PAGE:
Europe in general is way ahead of America in terms of beginning to formulate long-term strategies for getting the economy to move toward more carbon consciousness, move toward technologies that aren’t as carbon intensive or that don’t use carbon at all. So … I’m assuming that they’re gonna look at this as being like, “Yeah, that’s what you should be doing, because you’re a responsible business.” Whereas in America, I think there’s not quite as much awareness of it, and therefore maybe even the ideas themselves are brand new to some people and are just sort of beginning to resonate.

So, if my sources are correct, your 40th birthday is coming up [it was July 20] — so happy birthday!

Yeah, thanks!

Thinking about that, 40 is kind of the mid-life crisis …

Oh God, I’ve got to get a Porsche and divorce my wife.

[Laughs.] What do you see ahead for yourself and for your environmental activism?

Right now, the thing I’m most excited about is this carbon portfolio and what is possible with this variety of groups — finding an avenue, a mechanism for them to effect change both locally and nationally. When you have a variety of groups like this, all of them doing the work in different ways, you have some really great opportunities for some synergy and innovation and taking it to a new level. I’m really hopeful that this carbon portfolio can continue on and that we can be part of raising this entire group of organizations to a higher level and really draw more attention to the work they’re doing.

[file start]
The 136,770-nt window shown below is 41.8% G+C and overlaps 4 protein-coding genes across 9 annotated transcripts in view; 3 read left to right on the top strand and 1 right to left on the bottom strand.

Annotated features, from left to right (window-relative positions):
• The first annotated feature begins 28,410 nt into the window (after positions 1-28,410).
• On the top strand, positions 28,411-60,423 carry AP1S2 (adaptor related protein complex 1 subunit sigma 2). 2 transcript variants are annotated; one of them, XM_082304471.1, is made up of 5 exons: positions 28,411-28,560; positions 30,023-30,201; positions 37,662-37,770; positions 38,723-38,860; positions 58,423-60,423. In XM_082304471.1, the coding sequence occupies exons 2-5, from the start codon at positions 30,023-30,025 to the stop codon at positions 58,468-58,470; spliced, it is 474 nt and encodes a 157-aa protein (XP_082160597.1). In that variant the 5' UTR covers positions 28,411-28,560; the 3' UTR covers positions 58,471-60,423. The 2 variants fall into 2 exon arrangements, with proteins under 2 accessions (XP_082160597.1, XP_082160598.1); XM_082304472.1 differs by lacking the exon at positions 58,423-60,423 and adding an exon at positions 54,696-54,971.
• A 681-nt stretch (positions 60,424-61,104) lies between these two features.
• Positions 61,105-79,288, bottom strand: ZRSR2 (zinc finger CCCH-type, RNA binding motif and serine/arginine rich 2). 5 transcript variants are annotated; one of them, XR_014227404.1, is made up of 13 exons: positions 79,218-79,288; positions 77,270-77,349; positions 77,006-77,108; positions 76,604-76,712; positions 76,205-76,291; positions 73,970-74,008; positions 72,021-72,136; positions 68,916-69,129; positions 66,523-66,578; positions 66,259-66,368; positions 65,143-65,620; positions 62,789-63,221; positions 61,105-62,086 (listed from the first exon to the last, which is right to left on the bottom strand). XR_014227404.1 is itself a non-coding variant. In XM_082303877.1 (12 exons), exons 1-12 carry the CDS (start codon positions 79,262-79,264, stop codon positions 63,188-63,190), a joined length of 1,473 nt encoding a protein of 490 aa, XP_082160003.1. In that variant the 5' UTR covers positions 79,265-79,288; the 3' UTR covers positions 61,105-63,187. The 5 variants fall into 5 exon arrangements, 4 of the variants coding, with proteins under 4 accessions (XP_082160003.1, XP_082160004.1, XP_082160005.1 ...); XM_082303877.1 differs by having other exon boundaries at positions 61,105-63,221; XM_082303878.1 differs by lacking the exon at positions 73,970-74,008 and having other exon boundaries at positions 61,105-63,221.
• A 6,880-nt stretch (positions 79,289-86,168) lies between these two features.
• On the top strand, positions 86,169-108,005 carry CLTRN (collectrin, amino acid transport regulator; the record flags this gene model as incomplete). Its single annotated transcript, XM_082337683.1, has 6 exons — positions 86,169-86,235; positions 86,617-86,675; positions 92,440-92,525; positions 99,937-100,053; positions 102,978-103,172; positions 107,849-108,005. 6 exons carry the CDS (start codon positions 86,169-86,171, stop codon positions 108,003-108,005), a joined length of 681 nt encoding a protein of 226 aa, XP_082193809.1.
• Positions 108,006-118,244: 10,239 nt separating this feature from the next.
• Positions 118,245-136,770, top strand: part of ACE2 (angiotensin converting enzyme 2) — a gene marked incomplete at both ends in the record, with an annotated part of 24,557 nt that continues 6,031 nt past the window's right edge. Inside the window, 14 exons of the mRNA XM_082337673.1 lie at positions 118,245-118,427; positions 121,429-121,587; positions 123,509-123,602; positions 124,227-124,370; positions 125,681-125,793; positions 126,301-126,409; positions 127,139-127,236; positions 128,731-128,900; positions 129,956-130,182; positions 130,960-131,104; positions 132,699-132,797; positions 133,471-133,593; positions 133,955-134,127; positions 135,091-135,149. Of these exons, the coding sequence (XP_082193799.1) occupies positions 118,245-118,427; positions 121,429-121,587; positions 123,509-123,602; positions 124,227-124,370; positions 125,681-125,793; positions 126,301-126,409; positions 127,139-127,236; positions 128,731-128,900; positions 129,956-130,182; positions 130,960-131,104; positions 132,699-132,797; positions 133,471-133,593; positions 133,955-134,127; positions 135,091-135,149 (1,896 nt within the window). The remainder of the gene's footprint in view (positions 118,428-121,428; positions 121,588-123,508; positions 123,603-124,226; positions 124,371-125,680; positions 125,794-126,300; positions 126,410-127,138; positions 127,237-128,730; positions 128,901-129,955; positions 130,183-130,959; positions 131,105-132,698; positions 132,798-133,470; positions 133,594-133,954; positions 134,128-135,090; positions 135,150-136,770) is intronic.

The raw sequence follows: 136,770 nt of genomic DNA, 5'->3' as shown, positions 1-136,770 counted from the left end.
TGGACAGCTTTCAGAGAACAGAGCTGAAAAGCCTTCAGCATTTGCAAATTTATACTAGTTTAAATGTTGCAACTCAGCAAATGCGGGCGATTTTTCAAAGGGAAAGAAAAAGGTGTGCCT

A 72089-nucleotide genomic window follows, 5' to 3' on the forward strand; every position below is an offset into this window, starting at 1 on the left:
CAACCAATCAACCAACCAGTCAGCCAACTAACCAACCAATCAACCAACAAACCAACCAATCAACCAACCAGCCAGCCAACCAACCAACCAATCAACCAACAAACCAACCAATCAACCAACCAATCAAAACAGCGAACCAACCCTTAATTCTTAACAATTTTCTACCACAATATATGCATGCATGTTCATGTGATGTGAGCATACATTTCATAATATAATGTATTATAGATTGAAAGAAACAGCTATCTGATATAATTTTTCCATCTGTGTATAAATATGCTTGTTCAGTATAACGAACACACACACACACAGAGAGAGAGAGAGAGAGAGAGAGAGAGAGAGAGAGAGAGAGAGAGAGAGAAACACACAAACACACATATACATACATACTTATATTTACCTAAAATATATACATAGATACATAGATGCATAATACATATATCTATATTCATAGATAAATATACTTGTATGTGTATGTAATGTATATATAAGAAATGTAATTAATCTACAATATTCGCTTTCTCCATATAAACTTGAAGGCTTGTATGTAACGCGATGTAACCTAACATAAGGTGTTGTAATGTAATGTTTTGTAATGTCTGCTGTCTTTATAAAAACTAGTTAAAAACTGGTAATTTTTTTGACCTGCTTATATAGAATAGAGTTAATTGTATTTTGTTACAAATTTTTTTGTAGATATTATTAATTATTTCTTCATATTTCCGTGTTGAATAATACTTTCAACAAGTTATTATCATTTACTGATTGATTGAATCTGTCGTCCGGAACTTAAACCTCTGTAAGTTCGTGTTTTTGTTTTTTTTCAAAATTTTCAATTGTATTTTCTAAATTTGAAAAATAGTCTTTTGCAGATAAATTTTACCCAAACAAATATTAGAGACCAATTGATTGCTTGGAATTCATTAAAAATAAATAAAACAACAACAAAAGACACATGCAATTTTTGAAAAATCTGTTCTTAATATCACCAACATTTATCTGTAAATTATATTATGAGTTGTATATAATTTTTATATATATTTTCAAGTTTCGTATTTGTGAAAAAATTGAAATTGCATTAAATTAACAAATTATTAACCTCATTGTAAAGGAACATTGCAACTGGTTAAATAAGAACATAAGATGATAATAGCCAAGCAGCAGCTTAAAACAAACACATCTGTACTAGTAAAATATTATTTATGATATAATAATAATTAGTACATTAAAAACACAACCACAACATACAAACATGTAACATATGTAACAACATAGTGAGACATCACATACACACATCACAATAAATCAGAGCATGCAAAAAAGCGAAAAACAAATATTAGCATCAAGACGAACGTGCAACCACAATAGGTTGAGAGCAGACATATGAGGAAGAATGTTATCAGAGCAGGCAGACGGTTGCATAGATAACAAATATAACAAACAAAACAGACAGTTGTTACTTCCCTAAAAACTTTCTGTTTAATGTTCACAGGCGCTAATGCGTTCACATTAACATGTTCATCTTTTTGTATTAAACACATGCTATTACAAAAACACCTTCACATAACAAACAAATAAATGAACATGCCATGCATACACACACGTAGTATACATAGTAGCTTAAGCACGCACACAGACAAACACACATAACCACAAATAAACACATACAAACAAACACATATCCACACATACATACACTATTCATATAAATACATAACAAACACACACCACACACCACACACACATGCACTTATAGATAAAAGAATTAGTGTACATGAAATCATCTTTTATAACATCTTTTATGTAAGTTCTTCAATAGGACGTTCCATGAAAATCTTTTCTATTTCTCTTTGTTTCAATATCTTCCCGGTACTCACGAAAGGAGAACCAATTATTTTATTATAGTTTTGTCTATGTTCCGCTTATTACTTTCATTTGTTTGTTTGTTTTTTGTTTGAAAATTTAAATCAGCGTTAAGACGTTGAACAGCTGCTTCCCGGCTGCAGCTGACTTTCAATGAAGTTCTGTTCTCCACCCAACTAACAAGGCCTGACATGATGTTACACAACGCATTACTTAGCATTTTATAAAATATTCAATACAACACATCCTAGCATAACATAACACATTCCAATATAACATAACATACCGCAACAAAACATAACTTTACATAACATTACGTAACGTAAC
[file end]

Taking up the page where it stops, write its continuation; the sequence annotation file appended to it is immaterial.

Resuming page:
And I’m happy as a clam. I’m in a fantastic band with people who I love and friendships that I’ve had for a long time, and we’re still growing and learning about each other and figuring out how to communicate with each other. I couldn’t be having more fun in terms of being a band and discovering what that’s all about. I’m a young 40-year-old kid at this point, and nobody’s told me I have to go back to school yet, so I’m continuing on with summer vacation.

One last question: The cover art on your new album is an avocado — is it organic?

You know, I don’t know whether it is or not. [Laughs.] But the California avocado people have been giving us cases of avocados lately because they say avocado sales have been going through the roof.